Shana Stewart: Master Of the Floral Arts



Shana Stewart with parrot tulips.

by Charles McGuigan

Shana Stewart, owner of Sassy Snapdragon Florals, stands before a large table that is bare save for a single pair of straight blade pruning shears and a large green vase adorned with the portrait of a woman. Around the table there are several five gallon buckets that contain flowers and greenery. What she produces over the next hour and a half is not a cookie cutter arrangement, but rather a work of floral art. “Like a blank canvas in painting, you’re manifesting something from nothing,” Shana says gesturing toward the vase and its wide, empty mouth. “The creator creates out of nothing.”

Shana grew up in Brandermill and, while attending Clover Hill High School, took every class in art she could.

“All my electives were art,” she says. “Sculpture, photography, and crafts. That was the first time I ever used clay on the potter’s wheel. We also learned hand-building with coils, and how to make pinch pots, but we also threw clay.”

After graduation she seriously considered attending the Savannah College of Art and Design, where a friend of hers studied. Instead she worked at Ruby Tuesdays and Applebees as a hostess.  From a bartender she heard about Maharishi University of Management (formerly Maharishi International University) out in Fairfield, Iowa. Shana’s spiritual side led her to the Midwest. She became vegetarian, learned transcendental meditation, and ultimately convinced her parents to visit the college in the middle of Iowa. “So that’s where I ended up getting my bachelor of fine arts in ceramics with a minor in education,” says Shana. “Art is my meditation. And I love ceramics because it’s more three-dimensional and I’ve always been a tactile learner.”

Shana starts  with greenery.

As she talks, Shana grabs a handful of broad-leafed greenery called lemon leaf, checks the height, and snips three or four inches off of the lower stems, then thrusts them as a clump into the mouth of the green vase. In among the lemon leaf, she artfully places complex branches of eucalyptus, and as the leaves gently collide there are short bursts of a smell that combines pine and mint and honey.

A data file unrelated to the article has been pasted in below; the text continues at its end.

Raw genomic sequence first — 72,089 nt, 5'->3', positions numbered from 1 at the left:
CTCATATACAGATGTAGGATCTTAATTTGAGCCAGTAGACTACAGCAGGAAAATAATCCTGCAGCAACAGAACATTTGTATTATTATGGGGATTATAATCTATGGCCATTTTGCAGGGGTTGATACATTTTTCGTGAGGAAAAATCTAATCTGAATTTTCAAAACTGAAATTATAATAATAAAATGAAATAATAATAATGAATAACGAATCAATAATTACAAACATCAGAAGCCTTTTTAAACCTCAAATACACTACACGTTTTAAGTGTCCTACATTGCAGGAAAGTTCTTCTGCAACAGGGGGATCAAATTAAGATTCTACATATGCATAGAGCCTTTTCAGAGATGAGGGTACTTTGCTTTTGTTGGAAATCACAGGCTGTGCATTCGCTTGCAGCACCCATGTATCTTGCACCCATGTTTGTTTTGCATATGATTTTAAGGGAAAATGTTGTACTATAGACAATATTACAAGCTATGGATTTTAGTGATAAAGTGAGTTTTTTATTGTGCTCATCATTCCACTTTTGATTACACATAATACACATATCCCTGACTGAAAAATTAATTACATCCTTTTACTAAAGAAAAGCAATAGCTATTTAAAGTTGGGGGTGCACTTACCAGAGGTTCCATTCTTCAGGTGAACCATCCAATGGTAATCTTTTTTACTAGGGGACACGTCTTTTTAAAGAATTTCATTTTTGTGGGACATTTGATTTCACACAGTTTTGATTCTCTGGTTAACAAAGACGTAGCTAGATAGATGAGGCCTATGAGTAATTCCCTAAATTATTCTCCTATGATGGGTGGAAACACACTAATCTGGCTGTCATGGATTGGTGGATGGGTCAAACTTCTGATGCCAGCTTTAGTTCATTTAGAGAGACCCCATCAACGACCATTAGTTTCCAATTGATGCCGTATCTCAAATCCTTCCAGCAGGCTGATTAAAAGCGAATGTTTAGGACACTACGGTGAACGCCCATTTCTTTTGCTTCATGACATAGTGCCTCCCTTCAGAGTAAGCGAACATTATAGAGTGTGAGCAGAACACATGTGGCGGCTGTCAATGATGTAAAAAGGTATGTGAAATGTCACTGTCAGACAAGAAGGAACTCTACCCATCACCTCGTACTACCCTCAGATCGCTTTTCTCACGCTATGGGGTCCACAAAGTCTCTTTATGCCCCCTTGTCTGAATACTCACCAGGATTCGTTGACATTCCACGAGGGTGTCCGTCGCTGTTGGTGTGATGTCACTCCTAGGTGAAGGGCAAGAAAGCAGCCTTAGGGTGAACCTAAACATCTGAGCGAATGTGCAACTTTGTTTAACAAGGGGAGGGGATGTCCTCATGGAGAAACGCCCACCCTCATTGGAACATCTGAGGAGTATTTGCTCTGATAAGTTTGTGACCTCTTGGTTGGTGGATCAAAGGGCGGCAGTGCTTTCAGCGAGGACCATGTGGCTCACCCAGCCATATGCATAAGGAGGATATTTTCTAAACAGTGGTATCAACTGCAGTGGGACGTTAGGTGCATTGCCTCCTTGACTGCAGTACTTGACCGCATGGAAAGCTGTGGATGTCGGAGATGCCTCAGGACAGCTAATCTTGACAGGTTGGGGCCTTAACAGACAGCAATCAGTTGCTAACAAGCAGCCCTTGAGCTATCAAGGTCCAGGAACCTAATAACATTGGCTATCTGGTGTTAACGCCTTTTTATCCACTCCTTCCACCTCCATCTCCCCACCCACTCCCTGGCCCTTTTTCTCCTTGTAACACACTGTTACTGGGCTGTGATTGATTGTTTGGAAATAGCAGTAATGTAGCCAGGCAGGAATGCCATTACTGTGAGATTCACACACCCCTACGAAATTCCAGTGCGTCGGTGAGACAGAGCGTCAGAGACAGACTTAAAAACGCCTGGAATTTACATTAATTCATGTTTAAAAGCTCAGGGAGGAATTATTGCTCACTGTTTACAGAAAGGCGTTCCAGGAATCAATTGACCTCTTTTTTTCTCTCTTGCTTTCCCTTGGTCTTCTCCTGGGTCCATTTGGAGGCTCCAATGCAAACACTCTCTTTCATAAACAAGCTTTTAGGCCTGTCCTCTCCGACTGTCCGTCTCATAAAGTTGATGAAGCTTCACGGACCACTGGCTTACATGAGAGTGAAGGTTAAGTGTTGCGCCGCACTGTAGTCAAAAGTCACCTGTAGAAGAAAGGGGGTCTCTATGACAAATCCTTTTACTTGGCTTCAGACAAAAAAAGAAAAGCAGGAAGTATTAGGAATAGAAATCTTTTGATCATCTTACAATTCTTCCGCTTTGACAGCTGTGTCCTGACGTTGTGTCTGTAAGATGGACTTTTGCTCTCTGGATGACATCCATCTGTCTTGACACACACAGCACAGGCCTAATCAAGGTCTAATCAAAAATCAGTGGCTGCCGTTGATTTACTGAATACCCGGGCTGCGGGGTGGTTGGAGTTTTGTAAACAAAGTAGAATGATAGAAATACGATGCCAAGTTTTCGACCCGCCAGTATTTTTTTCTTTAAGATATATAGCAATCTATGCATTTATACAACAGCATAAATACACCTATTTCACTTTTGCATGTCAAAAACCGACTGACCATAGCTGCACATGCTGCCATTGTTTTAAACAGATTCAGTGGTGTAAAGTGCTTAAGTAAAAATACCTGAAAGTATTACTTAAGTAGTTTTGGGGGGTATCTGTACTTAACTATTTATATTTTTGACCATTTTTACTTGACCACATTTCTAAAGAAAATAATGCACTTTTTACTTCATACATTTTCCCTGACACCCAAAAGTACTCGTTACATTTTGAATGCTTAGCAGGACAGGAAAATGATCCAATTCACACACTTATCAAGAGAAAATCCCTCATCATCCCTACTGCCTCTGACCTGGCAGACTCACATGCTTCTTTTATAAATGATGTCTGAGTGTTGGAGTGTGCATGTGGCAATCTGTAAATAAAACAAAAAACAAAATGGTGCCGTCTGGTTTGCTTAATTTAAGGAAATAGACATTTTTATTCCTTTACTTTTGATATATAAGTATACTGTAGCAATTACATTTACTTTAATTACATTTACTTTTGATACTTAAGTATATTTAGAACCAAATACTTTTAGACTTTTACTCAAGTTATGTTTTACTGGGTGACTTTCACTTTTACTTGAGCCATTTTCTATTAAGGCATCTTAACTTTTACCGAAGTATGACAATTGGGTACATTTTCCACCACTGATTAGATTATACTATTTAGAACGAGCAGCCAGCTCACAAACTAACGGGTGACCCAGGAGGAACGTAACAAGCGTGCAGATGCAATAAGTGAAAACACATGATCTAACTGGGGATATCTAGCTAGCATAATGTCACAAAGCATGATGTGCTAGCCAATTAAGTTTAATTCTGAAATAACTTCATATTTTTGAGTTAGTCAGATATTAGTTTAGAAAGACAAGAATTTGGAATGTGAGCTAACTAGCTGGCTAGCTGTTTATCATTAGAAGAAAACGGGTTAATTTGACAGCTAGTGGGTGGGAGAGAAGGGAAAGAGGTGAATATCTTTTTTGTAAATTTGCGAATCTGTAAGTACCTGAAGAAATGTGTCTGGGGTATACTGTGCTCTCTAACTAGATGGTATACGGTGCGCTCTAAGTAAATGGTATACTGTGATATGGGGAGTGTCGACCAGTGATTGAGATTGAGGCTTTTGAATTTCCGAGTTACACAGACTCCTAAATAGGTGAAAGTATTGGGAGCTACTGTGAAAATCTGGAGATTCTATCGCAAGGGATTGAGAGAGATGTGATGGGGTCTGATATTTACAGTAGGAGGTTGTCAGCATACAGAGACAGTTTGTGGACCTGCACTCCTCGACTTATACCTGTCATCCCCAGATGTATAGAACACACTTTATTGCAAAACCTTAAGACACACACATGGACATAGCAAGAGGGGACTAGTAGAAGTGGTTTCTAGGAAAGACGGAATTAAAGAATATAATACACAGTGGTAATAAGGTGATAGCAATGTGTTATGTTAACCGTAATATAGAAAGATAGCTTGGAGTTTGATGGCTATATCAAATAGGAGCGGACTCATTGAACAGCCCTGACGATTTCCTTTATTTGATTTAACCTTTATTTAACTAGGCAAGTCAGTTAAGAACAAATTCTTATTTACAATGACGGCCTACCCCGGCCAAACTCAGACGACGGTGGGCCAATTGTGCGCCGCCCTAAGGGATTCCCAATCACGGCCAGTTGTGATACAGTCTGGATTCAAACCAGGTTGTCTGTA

“This is what I use as my base,” Shana says. “All the little stems hold the flowers in place, so I make like a grid.  I get this big cluster of greenery together, nip off the stems to get the right height.” Her pruning shears crunch through the eucalyptus stems. Then, Shana begins shoving much taller stems of curly willow in the rear of the arrangement. “These are my tall elements to give it height, to make it a little showy,” she says.

After graduating from high school, Shana went on hiatus. She moved out to Corvallis, Oregon in the lush Willamette Valley where she worked for about six months on an organic fruit and vegetable farm.  With the money she saved, Shana moved further west just outside Pahoa on Hawaii’s Big Island.  While there she visited a self-sustaining organic form that embraced permaculture practices. During her ten months there, Shana made drawings and learned the basics of glass-blowing.

She returned to Richmond just three weeks after 9/11, settled in the Fan, worked in the gift shop at the VMFA for a time, ran some kilns in Nga Nguyen-Weaver’s studio and then got a job with Vogue Flowers, where she worked at their various locations for about a decade.

“For part of that time I was just a minion working in the front there helping customers, which is what I love,” says Shana. “I’ve never had a desk job, I’ve never worked for corporate America.”  While at Vogue, she learned basic elements of design, as well the names of flowers and how to tell the difference between a larkspur and a delphinium.  “I learned things like the stair step effect that you get when you  have some flowers cut short, some medium, some taller,” she says. “You want it to look visually appealing for your eye to move from the bottom to the top.”

After her stint with Vogue, Shana took a job with a mother and daughter shop on South Side called Flowers Make Sense. “They were from New York, and were very much into weddings and also style and fashion, keeping up with what’s new and trendy,” Shana says of Flowers Make Sense. “That’s where I got the majority of my wedding work experience. Not only was I doing the wedding work behind the scenes, I was helping customers, and sitting with brides-to-be, learning what they wanted. That’s where my wedding experience from start to finish comes from. Where I would sit with clients at the consultation, make the stuff, and even deliver it.”